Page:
Summary from my presentation at Harvard's Design Impact Conference.
This fall, I had the honor of being invited to present at Harvard’s Design Impact Conference to speak about designing for equity and inclusion. This was an opportunity that was deeply in alignment with my values.
I have a degree in Social Welfare from UC Berkeley and a degree in User Experience Design from the University of Baltimore. I use both to design spaces that are inclusive and equitable for Black, Indigenous, and people of color (BIPOC). I am also the founder of Making the Body a Home, a platform that creates wellness courses for folx to unpack unconscious racism.
Before we leave 2020 and enter the new year, I wanted to take a moment to highlight some of the gems that I shared with the attendees of the conference.
The White Default
I find that one of the biggest obstacles to designing products, experiences, and services that are inclusive of Black, Indigenous, and people of color, is something called the White Default. The White Default speaks to the ways in which whiteness is viewed as the norm in society.
The Implications of the White Default
I often think about how colonial conditioning diminishes our capacity as designers to design products, experiences, and services that are inclusive for BIPOC. When we assume the White Default, we design services, experiences, and products that exclude and oppress BIPOC. Here are just a couple of examples of this:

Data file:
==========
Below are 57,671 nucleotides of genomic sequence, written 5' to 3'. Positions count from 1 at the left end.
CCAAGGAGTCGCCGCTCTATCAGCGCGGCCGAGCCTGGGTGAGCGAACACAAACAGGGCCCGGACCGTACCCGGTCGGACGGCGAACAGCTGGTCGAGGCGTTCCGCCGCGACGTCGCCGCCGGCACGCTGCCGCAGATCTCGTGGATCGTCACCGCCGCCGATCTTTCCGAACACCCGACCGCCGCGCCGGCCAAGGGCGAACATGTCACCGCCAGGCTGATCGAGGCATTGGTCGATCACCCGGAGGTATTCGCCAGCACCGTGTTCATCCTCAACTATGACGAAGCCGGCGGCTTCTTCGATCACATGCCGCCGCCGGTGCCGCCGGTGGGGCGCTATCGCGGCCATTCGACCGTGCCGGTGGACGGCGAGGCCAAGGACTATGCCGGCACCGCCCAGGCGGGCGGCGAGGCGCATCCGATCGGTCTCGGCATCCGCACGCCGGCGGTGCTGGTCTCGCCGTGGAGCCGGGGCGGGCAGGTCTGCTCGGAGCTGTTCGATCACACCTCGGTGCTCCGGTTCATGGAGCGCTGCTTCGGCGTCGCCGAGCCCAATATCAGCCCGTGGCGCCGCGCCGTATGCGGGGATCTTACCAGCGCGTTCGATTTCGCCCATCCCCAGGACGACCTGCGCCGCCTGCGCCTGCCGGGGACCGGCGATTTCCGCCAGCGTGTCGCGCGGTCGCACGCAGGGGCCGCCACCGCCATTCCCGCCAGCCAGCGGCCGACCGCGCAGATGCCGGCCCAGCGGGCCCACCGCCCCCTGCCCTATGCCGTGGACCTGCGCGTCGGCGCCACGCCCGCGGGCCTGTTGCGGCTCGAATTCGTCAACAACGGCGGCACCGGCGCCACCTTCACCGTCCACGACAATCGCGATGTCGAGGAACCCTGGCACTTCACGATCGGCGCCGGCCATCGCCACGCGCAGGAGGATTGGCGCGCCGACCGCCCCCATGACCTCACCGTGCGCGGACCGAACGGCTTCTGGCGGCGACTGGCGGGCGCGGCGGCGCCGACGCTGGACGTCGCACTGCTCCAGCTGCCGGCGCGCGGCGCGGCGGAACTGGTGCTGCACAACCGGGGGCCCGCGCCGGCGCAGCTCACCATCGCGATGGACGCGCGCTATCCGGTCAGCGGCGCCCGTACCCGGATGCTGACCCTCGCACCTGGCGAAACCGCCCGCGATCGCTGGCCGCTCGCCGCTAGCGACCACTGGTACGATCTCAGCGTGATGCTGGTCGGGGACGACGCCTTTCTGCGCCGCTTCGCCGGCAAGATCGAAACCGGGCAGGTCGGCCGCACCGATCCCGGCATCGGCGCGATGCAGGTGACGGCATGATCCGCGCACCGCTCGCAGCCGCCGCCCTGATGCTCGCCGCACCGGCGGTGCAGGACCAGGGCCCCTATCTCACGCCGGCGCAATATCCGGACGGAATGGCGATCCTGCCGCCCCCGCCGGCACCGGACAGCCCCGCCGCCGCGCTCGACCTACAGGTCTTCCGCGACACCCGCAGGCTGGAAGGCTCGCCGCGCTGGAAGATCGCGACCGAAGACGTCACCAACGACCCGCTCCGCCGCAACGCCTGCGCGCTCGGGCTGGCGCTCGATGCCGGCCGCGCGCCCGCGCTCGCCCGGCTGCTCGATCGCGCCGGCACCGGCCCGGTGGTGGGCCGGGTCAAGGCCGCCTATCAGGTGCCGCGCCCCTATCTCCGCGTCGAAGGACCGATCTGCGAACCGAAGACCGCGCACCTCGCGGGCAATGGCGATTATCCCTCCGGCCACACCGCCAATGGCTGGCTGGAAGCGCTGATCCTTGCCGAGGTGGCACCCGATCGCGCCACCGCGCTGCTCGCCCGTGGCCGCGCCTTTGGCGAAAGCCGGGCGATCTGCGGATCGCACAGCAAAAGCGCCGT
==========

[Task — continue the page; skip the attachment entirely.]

Challenging the White Default
I believe we have an opportunity to disrupt this pattern through something I call Space-making. Space-making sits at the intersection of design thinking and decolonial thinking.
In UX design we have a systematic process for designing. Space-making asks us to incorporate decolonial thinking into this process. Here is what space-making looks like:
Creating New Worlds
We have the power to redesign the world in which we live to be more equitable and inclusive by challenging our biased design teams and design processes. As Carolin Hill, Founder of the DC Equity Lab says:
“Systems of inequity have been designed by people, and they can be redesigned”.
If you’re interested in learning more about me and my work, feel free to connect with me on Linkedin.